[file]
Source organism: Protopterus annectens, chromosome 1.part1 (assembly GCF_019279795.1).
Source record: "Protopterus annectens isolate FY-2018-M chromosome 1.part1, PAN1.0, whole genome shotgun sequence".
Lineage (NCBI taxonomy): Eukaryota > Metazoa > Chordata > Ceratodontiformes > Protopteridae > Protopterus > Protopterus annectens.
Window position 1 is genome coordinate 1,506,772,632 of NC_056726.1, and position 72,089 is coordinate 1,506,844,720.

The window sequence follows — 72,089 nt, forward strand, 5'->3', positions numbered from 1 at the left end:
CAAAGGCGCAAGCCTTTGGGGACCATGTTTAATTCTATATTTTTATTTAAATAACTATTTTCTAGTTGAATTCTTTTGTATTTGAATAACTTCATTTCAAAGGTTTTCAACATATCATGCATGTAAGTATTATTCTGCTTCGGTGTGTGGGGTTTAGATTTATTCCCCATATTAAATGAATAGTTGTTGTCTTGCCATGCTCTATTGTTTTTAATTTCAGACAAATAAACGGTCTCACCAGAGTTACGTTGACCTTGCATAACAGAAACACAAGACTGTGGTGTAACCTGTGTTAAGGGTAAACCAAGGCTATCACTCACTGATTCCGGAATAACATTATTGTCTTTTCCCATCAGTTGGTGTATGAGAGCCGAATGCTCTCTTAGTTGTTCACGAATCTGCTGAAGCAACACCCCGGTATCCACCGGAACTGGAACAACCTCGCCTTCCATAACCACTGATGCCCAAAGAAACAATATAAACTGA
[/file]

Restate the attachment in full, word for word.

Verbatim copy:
Source organism: Protopterus annectens, chromosome 1.part1 (assembly GCF_019279795.1).
Source record: "Protopterus annectens isolate FY-2018-M chromosome 1.part1, PAN1.0, whole genome shotgun sequence".
Lineage (NCBI taxonomy): Eukaryota > Metazoa > Chordata > Ceratodontiformes > Protopteridae > Protopterus > Protopterus annectens.
Window position 1 is genome coordinate 1,506,772,632 of NC_056726.1, and position 72,089 is coordinate 1,506,844,720.

The window sequence follows — 72,089 nt, forward strand, 5'->3', positions numbered from 1 at the left end:
CAAAGGCGCAAGCCTTTGGGGACCATGTTTAATTCTATATTTTTATTTAAATAACTATTTTCTAGTTGAATTCTTTTGTATTTGAATAACTTCATTTCAAAGGTTTTCAACATATCATGCATGTAAGTATTATTCTGCTTCGGTGTGTGGGGTTTAGATTTATTCCCCATATTAAATGAATAGTTGTTGTCTTGCCATGCTCTATTGTTTTTAATTTCAGACAAATAAACGGTCTCACCAGAGTTACGTTGACCTTGCATAACAGAAACACAAGACTGTGGTGTAACCTGTGTTAAGGGTAAACCAAGGCTATCACTCACTGATTCCGGAATAACATTATTGTCTTTTCCCATCAGTTGGTGTATGAGAGCCGAATGCTCTCTTAGTTGTTCACGAATCTGCTGAAGCAACACCCCGGTATCCACCGGAACTGGAACAACCTCGCCTTCCATAACCACTGATGCCCAAAGAAACAATATAAACTGA